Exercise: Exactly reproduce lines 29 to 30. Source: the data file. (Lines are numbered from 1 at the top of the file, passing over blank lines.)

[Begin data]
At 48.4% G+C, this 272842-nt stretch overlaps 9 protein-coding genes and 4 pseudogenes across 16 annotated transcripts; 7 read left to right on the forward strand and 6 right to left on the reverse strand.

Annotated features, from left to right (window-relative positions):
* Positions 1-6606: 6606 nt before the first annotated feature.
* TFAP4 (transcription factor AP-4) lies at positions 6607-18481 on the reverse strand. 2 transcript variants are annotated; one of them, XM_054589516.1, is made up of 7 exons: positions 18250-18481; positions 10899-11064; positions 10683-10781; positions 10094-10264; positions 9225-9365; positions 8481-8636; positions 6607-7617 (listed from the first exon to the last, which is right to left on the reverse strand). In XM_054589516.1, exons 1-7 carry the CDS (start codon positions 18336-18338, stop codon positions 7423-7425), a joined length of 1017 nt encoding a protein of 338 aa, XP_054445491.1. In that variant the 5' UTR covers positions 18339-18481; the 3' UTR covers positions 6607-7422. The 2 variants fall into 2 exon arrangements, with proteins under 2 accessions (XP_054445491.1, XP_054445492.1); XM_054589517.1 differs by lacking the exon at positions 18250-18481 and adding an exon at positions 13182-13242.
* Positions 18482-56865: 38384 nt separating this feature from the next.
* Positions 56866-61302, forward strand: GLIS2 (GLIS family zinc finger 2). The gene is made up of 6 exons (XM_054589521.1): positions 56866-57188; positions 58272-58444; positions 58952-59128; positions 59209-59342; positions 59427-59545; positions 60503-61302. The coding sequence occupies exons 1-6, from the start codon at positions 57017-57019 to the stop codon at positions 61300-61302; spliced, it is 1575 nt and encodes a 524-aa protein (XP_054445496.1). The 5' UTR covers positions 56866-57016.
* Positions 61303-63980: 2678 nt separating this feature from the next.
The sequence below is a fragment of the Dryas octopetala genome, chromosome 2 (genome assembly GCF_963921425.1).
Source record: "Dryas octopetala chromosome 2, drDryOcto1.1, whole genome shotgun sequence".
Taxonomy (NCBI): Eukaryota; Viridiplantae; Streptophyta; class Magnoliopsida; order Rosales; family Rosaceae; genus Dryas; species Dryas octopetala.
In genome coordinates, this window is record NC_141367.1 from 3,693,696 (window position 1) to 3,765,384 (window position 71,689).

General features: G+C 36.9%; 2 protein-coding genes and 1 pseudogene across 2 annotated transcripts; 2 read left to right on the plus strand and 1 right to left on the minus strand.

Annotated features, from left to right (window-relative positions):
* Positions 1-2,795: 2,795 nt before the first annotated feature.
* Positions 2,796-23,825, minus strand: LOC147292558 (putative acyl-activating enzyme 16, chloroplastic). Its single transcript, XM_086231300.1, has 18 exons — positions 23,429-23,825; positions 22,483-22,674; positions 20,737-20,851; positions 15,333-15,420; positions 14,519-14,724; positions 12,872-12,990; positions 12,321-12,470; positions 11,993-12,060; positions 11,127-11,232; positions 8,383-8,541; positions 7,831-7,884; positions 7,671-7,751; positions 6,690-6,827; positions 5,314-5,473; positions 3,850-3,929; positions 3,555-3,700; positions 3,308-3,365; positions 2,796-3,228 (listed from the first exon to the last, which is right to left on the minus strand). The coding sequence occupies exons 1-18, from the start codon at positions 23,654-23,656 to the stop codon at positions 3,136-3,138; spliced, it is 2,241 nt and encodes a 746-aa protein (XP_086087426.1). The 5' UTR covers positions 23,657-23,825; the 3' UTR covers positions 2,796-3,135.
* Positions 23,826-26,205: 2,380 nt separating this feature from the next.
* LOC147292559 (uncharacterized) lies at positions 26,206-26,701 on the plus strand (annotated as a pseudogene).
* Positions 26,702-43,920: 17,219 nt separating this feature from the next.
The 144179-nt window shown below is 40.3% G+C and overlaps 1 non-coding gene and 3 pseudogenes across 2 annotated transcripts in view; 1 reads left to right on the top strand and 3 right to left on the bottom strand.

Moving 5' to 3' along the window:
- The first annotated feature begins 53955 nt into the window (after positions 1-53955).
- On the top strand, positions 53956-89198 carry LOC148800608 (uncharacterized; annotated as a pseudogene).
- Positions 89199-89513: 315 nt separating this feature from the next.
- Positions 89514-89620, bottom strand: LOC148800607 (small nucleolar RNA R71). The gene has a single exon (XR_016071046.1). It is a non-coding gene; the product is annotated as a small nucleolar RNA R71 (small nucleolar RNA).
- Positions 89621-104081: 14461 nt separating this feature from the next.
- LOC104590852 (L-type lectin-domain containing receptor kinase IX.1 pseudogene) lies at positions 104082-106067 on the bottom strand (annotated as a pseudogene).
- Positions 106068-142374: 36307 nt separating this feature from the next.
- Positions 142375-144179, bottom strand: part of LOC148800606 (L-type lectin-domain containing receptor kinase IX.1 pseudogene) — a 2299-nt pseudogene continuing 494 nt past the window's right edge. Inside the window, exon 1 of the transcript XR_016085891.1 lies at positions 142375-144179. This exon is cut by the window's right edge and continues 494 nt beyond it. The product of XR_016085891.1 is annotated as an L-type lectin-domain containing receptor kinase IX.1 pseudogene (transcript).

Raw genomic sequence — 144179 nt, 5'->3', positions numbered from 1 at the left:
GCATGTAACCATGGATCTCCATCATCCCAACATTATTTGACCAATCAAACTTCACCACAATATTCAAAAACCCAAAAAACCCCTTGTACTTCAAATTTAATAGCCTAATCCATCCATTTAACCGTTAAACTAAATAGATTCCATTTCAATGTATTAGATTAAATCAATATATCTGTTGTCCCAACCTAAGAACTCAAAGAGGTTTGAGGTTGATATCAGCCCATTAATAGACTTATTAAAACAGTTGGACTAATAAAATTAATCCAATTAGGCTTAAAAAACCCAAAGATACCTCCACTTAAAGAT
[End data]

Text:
Raw genomic sequence — 144179 nt, 5'->3', positions numbered from 1 at the left:
GCATGTAACCATGGATCTCCATCATCCCAACATTATTTGACCAATCAAACTTCACCACAATATTCAAAAACCCAAAAAACCCCTTGTACTTCAAATTTAATAGCCTAATCCATCCATTTAACCGTTAAACTAAATAGATTCCATTTCAATGTATTAGATTAAATCAATATATCTGTTGTCCCAACCTAAGAACTCAAAGAGGTTTGAGGTTGATATCAGCCCATTAATAGACTTATTAAAACAGTTGGACTAATAAAATTAATCCAATTAGGCTTAAAAAACCCAAAGATACCTCCACTTAAAGAT